Avoiding Ninja Cholera

Arqade Asked by Southpaw Hare on November 26, 2020

How can one prevent or reduce the likelihood of instant-death diseases?

In Oregon Trail II, some (most) diseases grant time and options for treatment. However, occasionally, a person will just suddenly die in an instant, going from perfect health to death. This is noted on the death screen as saying that they “died suddenly”, and has been dubbed by fans as being “ninja’d”. Cholera is considered the most notorious, as it can be cured fairly consistently with rest if given the opportunity, but is invariably fatal otherwise.

Are instant-death diseases considered to be different types of events than curable diseases? Or, are they simply larger magnitude versions of the same type of random event? Do diseases make some sort of check against a party member’s stats which make the likelihood of immediate death more or less likely? Do the same factors which make disease recovery more likely also make it more likely to have the chance to recover?

2 Answers

On the off-chance the OP or anyone else sees this, I'm actually working on reverse engineering this game (thanks, quarantine) and can answer this for certain.

In the oregonii.dat file, every health problem has a flag determining whether it's possible to die instantly, and a separate variable for the chance of that happening if you get that problem (i.e., if you do contract the illness/get injured, do you get the normal set of choices, or do you just die?)

Those diseases and chances are:

  • Accidental gunshot, 20%
  • Animal bite, 10%
  • Animal mauling, 10%
  • Cholera, 20%
  • Drowning, 25%
  • Freezing, 10%
  • Internal injuries, 20%
  • Snakebite, 5%

If you die instantly, the death screen has a custom message. If you go into the oregonii.eng file, in the list of strings ("____ has cholera," etc.) for any given disease, it's the last one. (Incidentally, there are a couple of these messages that are definitely customized but seem unused, so maybe at one point there were other things you could die instantly from?)

As for how to avoid it, unless there's some other factor I haven't found -- medical skills don't seem to matter for this specific roll -- all you can do is edit the .dat in a hex editor. (Which means you can also do stuff like make a bad cold instantly fatal 100% of the time.)

Correct answer by user624748 on November 26, 2020

We played this game so much as kids. (And it still runs on Windows 10, apparently.)

One very overlooked feature of this game is the immense amount of detail of the in-game Guidebook. There is a wealth of historical and geographical information in this almost-200-page document (although most of the Guide is quite useless to gamers who only want quick info).

Nestled inside here are a number of hints about the game play. There are tips for keeping morale high, and for preventing problems. Most diseases and their associated remedies are also listed.

Regarding ninja cholera, the best resource that I could find was a magazine article from one of the developers or the first edition of The Oregon Trail (You Have Died of Dysentery: Exploring The Oregon Trail’s Design History). They wanted a game with a very high degree of replayability. From the article:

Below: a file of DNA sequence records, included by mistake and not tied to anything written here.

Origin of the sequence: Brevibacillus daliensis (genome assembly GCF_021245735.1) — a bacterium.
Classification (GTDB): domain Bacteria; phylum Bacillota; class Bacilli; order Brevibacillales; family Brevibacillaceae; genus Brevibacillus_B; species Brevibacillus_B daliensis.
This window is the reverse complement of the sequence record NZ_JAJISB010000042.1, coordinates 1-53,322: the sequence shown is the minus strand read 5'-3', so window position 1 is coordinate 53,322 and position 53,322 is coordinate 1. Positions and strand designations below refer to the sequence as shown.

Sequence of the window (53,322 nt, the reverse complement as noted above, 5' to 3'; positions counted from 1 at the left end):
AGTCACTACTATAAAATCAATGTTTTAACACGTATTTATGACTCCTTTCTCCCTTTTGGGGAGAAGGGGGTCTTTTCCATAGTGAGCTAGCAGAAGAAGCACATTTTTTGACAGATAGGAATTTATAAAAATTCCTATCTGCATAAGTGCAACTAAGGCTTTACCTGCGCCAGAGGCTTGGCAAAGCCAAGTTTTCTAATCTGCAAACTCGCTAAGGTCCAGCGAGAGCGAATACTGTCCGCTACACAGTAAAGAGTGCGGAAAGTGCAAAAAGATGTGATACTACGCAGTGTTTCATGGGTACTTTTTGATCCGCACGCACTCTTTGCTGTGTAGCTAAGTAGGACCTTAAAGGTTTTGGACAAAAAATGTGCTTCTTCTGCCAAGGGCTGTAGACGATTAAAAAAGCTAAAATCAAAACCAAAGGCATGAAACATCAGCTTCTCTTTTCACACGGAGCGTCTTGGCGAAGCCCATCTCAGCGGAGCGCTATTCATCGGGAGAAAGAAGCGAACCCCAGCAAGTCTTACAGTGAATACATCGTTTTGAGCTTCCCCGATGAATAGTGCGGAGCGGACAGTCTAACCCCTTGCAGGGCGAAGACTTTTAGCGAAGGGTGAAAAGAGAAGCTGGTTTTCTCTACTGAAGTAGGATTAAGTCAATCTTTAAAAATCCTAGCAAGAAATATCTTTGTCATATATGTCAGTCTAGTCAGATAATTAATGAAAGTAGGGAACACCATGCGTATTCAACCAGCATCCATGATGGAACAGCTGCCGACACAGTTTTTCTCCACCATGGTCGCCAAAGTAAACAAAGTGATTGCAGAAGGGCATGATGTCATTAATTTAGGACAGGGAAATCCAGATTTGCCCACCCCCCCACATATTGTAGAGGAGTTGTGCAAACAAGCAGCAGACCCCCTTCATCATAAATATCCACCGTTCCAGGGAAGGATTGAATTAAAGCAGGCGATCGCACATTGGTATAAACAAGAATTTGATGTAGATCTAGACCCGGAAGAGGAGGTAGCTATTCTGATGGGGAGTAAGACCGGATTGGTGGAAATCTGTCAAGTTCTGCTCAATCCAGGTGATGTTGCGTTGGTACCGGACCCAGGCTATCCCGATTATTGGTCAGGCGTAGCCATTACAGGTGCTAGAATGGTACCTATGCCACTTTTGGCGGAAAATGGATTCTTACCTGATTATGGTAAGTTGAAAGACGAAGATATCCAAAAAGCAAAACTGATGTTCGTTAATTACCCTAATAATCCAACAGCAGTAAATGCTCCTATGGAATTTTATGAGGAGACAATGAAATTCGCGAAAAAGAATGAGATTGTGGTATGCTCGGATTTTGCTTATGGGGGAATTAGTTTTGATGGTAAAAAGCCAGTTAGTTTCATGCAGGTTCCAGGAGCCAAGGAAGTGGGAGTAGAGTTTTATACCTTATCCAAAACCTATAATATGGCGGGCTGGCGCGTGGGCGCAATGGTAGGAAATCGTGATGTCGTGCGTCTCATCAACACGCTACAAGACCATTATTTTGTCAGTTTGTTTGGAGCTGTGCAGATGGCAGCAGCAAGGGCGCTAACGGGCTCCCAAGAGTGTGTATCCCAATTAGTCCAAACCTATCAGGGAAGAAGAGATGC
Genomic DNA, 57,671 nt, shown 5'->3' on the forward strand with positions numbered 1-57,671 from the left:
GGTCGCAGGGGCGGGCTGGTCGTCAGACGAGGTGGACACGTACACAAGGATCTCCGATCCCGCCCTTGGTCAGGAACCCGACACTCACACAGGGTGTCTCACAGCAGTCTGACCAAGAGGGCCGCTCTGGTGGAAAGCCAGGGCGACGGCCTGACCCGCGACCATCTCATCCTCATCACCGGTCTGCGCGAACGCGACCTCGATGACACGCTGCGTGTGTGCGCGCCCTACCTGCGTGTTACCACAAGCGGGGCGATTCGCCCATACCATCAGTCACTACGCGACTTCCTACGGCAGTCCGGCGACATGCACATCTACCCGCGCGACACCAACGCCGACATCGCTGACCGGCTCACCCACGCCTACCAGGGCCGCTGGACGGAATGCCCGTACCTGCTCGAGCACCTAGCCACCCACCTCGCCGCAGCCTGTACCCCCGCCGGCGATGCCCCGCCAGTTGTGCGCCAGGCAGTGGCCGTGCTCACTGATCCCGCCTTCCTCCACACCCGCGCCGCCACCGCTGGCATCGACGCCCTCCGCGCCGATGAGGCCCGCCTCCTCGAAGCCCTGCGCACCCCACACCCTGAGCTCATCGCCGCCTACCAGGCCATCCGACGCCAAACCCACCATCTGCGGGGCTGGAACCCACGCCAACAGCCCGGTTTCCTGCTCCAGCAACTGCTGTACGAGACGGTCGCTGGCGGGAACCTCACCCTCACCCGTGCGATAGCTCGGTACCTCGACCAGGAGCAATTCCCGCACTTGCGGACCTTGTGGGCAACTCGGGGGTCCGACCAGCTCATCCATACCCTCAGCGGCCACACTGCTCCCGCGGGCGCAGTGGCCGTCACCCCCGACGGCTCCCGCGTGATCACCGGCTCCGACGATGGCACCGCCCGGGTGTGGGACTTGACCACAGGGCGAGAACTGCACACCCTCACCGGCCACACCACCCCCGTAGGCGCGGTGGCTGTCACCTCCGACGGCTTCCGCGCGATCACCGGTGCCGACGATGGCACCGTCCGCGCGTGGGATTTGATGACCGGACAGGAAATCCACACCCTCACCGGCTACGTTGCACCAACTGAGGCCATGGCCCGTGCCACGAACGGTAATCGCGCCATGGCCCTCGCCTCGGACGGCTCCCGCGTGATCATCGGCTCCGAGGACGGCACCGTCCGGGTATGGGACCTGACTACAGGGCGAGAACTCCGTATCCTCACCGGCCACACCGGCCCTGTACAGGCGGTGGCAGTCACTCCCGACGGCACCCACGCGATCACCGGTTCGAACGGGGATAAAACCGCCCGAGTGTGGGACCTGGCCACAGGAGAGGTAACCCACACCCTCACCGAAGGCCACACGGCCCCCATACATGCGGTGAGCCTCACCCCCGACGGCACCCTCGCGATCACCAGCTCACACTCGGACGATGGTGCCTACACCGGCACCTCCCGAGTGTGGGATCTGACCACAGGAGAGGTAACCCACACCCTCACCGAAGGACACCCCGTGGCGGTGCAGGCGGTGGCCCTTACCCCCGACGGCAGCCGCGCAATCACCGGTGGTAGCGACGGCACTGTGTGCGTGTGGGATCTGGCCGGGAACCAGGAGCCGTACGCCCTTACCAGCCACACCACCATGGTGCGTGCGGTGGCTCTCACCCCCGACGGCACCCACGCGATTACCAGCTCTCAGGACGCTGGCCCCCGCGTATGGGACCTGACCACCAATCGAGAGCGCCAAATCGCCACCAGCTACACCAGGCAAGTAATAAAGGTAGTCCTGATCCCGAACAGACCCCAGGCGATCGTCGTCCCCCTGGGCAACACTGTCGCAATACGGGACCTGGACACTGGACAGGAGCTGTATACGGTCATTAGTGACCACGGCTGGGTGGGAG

[T]he simulation is driven by a set of mathematical formulas tied to state variables. Each state variable tracks the current value of some important quantity.

. . .

Instead of a single simulation model, I designed the following interlocking models, each consisting of several to many interlocking mathematical formulas:

  • Climate and weather
  • Health
  • Progress on the trail
  • Supplies (cash, food, oxen, bullets, clothing, and spare parts)
  • River crossings
  • Scoring system

. . .

My new design included an ongoing health model for the entire party, along with tracking individual illnesses and injuries. The weather, food rations, and pace all have cumulative effects on the party’s health, which can improve or decline over time.

Due to the interlocking nature of events, depending on the mathematical model and the game's random deviation for a particular event, health can drop to zero immediately.

You cited cholera as being the more notorious. In our experience, it was hunting accidents, especially during hunting trips where a bullet was shot that did not hit any game. Often after exiting hunting, we would be greeted with a screen that said we had suffered a gunshot wound, and occasionally we simply died immediately. Even though the Guidebook claimed that having a sheath for our shotgun or rifle would reduce the chances of such injuries, we did not notice much difference in practice.

Of course, we got around the whole problem by saving often.

enter image description here

Answered by JonathanDavidArndt on November 26, 2020

Add your own answers!

Ask a Question

Get help from others!

© 2024 All rights reserved. Sites we Love: PCI Database, UKBizDB, Menu Kuliner, Sharing RPP